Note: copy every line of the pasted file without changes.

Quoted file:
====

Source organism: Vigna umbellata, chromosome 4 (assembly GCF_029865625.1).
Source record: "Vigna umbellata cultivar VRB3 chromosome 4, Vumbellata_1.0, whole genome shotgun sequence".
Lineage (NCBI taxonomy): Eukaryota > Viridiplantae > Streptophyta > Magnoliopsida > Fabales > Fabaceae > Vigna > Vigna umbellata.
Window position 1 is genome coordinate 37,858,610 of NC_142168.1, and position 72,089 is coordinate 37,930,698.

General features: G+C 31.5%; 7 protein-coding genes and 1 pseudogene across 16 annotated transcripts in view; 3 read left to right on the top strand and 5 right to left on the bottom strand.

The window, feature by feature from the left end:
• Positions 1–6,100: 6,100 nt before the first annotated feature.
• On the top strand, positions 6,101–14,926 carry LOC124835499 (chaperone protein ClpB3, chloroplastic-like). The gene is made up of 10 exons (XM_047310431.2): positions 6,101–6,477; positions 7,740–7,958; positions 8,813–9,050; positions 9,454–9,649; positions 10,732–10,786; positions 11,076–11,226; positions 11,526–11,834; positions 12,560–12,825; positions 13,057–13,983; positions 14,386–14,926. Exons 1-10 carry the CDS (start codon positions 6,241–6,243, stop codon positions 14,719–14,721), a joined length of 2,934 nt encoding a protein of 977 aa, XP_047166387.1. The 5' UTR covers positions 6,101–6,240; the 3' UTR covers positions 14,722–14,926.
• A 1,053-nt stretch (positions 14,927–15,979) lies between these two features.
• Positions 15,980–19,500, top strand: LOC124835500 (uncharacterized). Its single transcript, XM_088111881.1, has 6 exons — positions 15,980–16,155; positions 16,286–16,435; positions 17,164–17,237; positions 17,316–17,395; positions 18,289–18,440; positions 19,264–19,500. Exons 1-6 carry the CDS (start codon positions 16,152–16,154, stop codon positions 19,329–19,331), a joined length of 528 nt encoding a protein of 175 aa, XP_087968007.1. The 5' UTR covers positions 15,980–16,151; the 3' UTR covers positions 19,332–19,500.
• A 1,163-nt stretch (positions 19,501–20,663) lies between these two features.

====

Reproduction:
Source organism: Vigna umbellata, chromosome 4 (assembly GCF_029865625.1).
Source record: "Vigna umbellata cultivar VRB3 chromosome 4, Vumbellata_1.0, whole genome shotgun sequence".
Lineage (NCBI taxonomy): Eukaryota > Viridiplantae > Streptophyta > Magnoliopsida > Fabales > Fabaceae > Vigna > Vigna umbellata.
Window position 1 is genome coordinate 37,858,610 of NC_142168.1, and position 72,089 is coordinate 37,930,698.

General features: G+C 31.5%; 7 protein-coding genes and 1 pseudogene across 16 annotated transcripts in view; 3 read left to right on the top strand and 5 right to left on the bottom strand.

The window, feature by feature from the left end:
• Positions 1–6,100: 6,100 nt before the first annotated feature.
• On the top strand, positions 6,101–14,926 carry LOC124835499 (chaperone protein ClpB3, chloroplastic-like). The gene is made up of 10 exons (XM_047310431.2): positions 6,101–6,477; positions 7,740–7,958; positions 8,813–9,050; positions 9,454–9,649; positions 10,732–10,786; positions 11,076–11,226; positions 11,526–11,834; positions 12,560–12,825; positions 13,057–13,983; positions 14,386–14,926. Exons 1-10 carry the CDS (start codon positions 6,241–6,243, stop codon positions 14,719–14,721), a joined length of 2,934 nt encoding a protein of 977 aa, XP_047166387.1. The 5' UTR covers positions 6,101–6,240; the 3' UTR covers positions 14,722–14,926.
• A 1,053-nt stretch (positions 14,927–15,979) lies between these two features.
• Positions 15,980–19,500, top strand: LOC124835500 (uncharacterized). Its single transcript, XM_088111881.1, has 6 exons — positions 15,980–16,155; positions 16,286–16,435; positions 17,164–17,237; positions 17,316–17,395; positions 18,289–18,440; positions 19,264–19,500. Exons 1-6 carry the CDS (start codon positions 16,152–16,154, stop codon positions 19,329–19,331), a joined length of 528 nt encoding a protein of 175 aa, XP_087968007.1. The 5' UTR covers positions 15,980–16,151; the 3' UTR covers positions 19,332–19,500.
• A 1,163-nt stretch (positions 19,501–20,663) lies between these two features.